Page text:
Newspaper article St Louis Post-Dispatch (MO)

Caterpillar Strategy Has Dixie Look Union Workers Fear Worst

Newspaper article St Louis Post-Dispatch (MO)

Caterpillar Strategy Has Dixie Look Union Workers Fear Worst

Article excerpt

Caterpillar factory workers endured a tough 10 days.

First, on Jan. 28, came the news that Caterpillar was opening a new plant way down in South Carolina. Then news of another plant in North Carolina. Then Kentucky. Then Mississippi.

Suddenly, it looked like Caterpillar's future was in Dixie and the union's future was in doubt. Over the last five years, Caterpillar has opened, or announced plans to open, 15 new plants in the United States. Eleven of them are in the South, where unions have little strength. "They say they don't want a company without a union, but they're running away from the union," said Jerry Brown, president of United Auto Workers Local 974 in Caterpillar's Peoria base of operations. Four plants will make small parts now produced in York, Pa. Citing high production costs, Caterpillar is closing its 1,100-worker York plant. Similarly, Caterpillar closed a Canadian plant in 1991 and moved the work to North Carolina. But does that mean Caterpillar management is making a conscious effort to move production south? And will the company end up making its bulldozers and dump trucks solely in the South and overseas, as union officials claim? Gerald Flaherty, a Caterpillar group president, scoffed at such ideas. He pointed out that Caterpillar had about 35 percent of its workers in the Peoria area when company employment reached its peak of 89,000 in 1979. Today, with employment down to 57,000, Caterpillar still has 35 percent of its workers in Peoria. "Caterpillar has been a significant part of Peoria and Illinois communities for many, many years," he said. "I don't see anything that tells me we won't continue" to be for many more years. Still, Flaherty acknowledged the company's Peoria presence is changing: more accountants and engineers, fewer riveters and painters. Caterpillar makes far more machines and parts than it did 30 years ago and serves far more countries. …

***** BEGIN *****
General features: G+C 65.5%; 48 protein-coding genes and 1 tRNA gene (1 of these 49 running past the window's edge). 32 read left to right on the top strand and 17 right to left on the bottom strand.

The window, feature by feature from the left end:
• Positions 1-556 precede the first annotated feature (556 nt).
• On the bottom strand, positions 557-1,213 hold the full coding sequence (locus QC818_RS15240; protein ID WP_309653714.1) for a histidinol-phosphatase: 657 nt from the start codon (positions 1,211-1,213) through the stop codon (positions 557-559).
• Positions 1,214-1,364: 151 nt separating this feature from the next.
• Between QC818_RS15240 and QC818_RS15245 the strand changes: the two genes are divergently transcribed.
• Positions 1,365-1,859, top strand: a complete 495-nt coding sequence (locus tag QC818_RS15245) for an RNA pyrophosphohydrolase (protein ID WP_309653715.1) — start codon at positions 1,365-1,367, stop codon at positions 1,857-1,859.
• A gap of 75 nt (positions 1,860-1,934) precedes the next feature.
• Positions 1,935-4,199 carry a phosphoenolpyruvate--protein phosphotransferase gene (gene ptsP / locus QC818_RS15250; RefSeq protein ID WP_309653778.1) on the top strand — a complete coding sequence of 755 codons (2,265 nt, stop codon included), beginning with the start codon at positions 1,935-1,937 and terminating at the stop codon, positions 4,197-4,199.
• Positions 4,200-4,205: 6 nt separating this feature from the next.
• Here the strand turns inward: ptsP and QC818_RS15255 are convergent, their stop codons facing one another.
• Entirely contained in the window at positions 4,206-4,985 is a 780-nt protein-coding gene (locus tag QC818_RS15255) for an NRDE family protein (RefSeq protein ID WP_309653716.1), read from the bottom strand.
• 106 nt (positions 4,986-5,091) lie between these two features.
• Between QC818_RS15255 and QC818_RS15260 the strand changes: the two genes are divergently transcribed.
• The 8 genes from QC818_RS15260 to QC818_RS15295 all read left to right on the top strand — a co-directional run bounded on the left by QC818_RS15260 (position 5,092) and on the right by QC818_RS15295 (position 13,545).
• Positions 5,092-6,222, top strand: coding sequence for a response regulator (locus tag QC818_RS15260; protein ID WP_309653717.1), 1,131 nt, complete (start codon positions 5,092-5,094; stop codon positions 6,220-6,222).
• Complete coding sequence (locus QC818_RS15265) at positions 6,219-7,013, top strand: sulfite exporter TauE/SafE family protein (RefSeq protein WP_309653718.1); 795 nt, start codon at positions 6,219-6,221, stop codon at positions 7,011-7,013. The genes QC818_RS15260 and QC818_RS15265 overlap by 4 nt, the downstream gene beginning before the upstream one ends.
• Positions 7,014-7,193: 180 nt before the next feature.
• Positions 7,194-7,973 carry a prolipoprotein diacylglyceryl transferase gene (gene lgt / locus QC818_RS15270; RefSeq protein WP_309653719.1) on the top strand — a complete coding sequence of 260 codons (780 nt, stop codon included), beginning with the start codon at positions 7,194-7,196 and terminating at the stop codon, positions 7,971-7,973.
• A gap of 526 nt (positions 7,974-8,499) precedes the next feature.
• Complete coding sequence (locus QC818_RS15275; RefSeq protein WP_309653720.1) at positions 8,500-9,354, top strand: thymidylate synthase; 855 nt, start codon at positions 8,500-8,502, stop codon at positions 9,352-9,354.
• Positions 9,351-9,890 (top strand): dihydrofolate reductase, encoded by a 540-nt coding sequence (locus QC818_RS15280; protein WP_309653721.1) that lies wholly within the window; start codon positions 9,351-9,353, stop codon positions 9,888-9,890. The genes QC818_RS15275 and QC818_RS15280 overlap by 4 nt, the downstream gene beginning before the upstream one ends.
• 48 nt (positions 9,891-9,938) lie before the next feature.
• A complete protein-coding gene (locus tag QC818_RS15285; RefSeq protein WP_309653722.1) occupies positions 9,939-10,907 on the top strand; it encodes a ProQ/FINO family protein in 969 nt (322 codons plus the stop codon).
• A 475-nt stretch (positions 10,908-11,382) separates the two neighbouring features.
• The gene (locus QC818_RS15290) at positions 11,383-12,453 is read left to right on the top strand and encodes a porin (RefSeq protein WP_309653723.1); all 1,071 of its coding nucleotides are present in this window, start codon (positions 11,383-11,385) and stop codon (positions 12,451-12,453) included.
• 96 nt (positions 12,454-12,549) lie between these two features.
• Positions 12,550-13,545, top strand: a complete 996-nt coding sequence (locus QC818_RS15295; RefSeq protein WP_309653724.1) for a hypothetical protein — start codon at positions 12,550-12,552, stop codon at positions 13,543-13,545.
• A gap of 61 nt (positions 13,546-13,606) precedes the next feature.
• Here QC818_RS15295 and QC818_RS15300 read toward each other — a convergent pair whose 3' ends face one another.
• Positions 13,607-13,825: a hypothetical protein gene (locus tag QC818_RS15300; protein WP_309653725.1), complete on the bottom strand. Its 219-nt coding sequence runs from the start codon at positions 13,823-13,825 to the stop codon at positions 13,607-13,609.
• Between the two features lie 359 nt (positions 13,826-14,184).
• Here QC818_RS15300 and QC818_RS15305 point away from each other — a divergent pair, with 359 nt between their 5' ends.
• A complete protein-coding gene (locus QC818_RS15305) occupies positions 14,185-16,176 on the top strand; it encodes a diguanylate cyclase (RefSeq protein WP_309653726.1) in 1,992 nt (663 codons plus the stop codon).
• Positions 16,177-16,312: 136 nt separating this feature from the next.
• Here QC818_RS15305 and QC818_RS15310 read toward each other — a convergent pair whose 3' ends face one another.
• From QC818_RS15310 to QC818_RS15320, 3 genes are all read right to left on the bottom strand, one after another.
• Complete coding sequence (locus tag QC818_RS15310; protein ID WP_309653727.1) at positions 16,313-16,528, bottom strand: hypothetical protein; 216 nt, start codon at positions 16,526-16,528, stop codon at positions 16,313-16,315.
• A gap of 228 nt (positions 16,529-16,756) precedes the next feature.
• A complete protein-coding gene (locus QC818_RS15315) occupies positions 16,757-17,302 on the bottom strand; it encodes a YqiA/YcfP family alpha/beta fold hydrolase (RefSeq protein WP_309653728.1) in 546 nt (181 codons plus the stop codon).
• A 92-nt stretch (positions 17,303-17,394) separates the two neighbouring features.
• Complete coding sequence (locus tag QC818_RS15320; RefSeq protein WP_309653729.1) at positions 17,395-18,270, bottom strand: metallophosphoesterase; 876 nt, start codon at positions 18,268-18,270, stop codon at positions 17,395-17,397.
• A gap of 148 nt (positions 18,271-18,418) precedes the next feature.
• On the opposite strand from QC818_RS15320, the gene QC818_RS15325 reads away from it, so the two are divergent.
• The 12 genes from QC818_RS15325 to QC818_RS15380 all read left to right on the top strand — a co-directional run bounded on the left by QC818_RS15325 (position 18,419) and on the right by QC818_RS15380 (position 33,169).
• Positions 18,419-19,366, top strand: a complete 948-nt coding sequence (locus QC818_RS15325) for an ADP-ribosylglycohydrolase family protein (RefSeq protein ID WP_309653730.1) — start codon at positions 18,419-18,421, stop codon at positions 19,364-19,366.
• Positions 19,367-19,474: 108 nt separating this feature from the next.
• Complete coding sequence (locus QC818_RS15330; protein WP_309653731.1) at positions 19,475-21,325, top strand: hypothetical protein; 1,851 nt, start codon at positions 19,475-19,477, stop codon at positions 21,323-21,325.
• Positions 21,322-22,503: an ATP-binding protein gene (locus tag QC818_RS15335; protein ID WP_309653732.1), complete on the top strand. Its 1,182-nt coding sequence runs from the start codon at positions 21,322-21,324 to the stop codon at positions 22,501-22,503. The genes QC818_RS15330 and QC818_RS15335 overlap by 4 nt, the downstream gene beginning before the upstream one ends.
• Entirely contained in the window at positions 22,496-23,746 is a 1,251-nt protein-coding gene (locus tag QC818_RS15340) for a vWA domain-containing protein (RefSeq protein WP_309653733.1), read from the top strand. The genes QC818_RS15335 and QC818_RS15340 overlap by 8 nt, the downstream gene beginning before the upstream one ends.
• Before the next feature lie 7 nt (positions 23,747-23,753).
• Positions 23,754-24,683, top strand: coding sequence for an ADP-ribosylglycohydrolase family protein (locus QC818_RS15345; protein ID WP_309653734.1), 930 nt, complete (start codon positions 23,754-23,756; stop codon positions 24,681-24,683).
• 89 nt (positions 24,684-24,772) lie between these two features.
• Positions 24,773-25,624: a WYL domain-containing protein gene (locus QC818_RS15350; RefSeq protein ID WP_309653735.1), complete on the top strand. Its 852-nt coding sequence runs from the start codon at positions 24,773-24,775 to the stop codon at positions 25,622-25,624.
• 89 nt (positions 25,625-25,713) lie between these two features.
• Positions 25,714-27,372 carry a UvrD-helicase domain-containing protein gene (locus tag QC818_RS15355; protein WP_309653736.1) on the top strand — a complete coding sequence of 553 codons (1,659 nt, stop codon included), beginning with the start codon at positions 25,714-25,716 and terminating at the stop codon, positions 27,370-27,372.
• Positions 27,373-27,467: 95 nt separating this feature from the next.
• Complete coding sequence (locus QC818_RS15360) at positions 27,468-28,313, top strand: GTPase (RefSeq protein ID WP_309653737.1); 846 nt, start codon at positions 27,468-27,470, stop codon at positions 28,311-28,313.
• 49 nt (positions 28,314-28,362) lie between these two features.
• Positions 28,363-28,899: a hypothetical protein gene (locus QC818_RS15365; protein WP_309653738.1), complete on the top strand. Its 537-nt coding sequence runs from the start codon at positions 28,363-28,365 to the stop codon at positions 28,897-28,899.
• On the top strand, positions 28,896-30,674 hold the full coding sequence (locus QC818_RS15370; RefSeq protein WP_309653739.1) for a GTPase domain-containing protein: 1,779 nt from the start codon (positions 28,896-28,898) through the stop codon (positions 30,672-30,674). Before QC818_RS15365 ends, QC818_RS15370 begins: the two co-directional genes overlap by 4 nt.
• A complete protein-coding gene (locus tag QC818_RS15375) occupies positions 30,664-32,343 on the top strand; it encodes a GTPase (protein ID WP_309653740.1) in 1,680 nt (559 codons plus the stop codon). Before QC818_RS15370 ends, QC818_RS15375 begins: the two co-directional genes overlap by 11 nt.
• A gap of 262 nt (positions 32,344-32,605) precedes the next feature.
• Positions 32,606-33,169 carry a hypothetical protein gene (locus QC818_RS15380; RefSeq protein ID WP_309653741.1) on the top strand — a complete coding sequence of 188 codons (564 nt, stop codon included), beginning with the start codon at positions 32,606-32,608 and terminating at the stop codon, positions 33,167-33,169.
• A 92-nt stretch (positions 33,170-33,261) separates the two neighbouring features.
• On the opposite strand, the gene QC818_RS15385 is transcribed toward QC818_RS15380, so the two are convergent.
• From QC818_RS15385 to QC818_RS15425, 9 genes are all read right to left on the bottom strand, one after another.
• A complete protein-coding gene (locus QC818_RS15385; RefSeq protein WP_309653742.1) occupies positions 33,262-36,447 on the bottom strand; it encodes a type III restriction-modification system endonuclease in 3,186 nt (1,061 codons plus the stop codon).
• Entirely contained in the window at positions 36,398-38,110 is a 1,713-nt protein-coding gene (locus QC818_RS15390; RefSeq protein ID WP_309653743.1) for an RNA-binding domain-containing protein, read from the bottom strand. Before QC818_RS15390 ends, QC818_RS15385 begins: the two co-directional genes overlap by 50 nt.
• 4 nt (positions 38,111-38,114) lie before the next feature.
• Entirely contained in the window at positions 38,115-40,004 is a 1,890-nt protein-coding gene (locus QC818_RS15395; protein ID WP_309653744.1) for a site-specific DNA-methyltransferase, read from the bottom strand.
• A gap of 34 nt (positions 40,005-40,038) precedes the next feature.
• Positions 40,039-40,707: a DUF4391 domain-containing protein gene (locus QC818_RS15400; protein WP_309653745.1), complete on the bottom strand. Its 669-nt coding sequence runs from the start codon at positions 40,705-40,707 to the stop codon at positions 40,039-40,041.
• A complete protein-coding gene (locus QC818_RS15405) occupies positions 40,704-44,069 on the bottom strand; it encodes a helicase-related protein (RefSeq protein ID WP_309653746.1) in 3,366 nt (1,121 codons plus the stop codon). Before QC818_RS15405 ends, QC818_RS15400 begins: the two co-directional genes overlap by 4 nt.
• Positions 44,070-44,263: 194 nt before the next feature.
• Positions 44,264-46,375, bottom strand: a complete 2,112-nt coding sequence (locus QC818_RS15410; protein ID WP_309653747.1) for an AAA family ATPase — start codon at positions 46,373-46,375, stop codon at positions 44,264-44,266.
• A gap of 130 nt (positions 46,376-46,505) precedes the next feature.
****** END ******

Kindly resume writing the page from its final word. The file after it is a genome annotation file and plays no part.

Search by... Author
Show... All Results Primary Sources Peer-reviewed

Oops!

An unknown error has occurred. Please click the button below to reload the page. If the problem persists, please try again in a little while.